"Open door" reporting
As the name suggests, "open door" reporting is a reporting method where you physically enter a manager's or HR's room to whistleblow. This is a verbal report to ensure that all information and ambiguities are clarified. The whistleblower gets immediate feedback on the case, and they know that the case has been received and is being dealt with.
There are inevitable problems with the 'open door' principle. Some may be enthusiastic about it, but there is no anonymity and you may not be able to get updates on the progress of the case. In addition, the information is not encrypted in an interview - and it may not be encrypted by the caseworker writing down the information.
However, it is important to remember that, although there is not much confidentiality about the "open door" principle, it is always possible, by law, to book a physical meeting with a manager or union representative. You may just need to consider the other options available to you as a whistleblower - and one of these should be implemented in the workplace, in addition to the open door.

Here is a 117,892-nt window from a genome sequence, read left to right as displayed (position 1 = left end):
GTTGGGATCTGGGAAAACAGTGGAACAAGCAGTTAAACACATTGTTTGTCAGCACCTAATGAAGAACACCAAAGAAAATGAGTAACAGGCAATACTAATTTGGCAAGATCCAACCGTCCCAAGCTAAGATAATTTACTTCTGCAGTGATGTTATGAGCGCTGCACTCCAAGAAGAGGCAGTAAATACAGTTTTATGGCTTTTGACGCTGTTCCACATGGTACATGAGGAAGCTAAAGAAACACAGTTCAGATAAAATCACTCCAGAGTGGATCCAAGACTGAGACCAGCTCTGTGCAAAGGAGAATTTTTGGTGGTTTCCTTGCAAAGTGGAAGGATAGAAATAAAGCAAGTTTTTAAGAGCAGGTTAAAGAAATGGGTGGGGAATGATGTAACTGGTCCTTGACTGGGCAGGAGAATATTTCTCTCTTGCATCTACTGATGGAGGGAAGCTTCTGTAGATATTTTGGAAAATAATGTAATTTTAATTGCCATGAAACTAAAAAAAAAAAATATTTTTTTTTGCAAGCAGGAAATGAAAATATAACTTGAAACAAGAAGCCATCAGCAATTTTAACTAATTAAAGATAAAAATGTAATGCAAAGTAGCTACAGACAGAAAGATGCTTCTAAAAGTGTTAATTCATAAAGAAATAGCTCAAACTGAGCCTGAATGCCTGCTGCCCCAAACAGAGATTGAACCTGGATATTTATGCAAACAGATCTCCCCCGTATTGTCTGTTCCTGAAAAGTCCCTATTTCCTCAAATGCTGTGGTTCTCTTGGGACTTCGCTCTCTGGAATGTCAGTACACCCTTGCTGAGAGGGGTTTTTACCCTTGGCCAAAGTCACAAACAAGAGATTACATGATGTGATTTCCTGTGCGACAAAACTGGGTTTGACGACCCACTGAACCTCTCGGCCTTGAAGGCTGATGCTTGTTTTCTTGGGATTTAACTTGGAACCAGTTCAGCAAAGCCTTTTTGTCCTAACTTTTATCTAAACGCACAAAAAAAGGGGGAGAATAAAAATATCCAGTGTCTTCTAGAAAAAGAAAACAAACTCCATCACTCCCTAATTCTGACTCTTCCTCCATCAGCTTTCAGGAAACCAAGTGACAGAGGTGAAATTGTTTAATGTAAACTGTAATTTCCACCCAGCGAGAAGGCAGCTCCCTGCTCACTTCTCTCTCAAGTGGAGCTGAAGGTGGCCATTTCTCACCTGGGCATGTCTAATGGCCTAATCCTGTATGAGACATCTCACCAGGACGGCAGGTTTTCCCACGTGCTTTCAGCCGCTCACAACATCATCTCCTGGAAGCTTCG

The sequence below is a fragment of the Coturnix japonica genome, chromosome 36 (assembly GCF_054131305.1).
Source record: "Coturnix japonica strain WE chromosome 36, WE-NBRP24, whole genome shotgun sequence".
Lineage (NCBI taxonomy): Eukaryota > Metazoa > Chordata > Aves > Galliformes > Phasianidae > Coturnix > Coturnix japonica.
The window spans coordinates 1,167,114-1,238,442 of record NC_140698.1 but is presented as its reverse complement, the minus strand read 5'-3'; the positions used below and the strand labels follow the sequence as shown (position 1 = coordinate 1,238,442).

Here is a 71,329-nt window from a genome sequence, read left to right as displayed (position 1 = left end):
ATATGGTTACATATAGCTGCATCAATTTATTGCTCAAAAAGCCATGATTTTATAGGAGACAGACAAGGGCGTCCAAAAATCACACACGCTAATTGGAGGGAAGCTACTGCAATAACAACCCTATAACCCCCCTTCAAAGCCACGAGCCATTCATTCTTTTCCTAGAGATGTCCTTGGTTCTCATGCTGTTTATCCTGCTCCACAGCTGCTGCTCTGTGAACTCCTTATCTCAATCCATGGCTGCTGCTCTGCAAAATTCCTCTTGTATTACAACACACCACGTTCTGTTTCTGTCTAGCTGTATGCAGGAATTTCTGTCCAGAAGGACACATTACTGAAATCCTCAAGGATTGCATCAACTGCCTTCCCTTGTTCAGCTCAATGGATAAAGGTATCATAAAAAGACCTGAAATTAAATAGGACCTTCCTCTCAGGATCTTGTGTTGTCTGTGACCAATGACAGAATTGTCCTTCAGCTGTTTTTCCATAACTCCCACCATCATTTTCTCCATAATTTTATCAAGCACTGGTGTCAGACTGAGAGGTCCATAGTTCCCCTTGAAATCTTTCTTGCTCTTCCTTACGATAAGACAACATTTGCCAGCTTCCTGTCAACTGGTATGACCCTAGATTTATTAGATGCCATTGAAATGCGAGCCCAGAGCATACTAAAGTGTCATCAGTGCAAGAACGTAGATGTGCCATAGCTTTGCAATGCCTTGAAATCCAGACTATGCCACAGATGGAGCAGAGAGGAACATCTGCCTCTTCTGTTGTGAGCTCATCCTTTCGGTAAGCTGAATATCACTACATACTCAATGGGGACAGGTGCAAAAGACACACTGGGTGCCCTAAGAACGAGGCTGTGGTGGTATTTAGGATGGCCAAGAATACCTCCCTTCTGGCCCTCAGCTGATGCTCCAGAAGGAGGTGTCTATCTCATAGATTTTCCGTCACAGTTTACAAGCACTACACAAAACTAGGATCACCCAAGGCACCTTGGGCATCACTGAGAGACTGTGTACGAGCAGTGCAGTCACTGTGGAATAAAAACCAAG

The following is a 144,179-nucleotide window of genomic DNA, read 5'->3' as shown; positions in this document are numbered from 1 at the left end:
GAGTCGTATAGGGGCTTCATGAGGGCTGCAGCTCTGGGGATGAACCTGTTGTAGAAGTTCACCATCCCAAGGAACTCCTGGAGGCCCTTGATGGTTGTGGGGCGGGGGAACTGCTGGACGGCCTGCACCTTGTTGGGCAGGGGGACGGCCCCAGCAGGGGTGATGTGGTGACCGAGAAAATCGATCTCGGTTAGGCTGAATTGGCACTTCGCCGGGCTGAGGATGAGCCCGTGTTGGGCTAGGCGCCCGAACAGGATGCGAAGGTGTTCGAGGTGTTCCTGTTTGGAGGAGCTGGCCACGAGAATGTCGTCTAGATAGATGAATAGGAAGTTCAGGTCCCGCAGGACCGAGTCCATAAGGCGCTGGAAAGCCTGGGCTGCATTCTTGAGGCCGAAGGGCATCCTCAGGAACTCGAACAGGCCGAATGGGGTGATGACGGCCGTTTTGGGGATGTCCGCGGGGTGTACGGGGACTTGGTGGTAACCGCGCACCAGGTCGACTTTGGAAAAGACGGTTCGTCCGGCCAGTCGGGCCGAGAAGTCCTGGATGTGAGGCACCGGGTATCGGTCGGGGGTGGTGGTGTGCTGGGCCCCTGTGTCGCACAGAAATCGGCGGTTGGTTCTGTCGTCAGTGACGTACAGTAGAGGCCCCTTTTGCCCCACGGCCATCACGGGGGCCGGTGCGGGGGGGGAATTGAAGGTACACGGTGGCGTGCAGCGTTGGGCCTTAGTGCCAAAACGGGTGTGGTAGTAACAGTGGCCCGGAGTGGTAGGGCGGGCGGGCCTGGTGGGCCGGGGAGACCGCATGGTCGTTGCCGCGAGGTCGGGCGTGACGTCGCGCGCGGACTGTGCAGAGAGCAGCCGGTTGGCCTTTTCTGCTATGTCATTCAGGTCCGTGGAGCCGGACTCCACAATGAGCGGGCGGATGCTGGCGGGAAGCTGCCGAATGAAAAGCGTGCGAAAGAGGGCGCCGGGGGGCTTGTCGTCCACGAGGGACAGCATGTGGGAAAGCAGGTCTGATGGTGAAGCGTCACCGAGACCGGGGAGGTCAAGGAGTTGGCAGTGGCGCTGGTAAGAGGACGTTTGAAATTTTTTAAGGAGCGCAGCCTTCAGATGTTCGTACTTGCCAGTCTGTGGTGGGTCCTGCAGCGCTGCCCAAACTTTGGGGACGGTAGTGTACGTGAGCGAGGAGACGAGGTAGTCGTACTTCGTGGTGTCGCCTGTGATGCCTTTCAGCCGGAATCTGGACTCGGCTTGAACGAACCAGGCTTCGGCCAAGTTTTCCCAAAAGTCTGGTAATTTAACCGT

The good solution
Each company knows best which solution works best. A good whistleblowing solution will allow the whistleblower to remain anonymous and they should be able to get clarification on the matter.
Another element that strengthens whistleblowing is if external parties can easily and smoothly get involved in the case handling without affecting the progress of the case. Whistleblowing should be something everyone dares to do, as it helps to make the workplace better, and trust between employees increases when you know that everyone can trust each other.
Caroline is a copywriter here at Moxso beside her education. She is doing her Master's in English and specializes in translation and the psychology of language. Both fields deal with communication between people and how to create a common understanding - these elements are incorporated into the copywriting work she does here at Moxso.View all posts by Caroline Preisler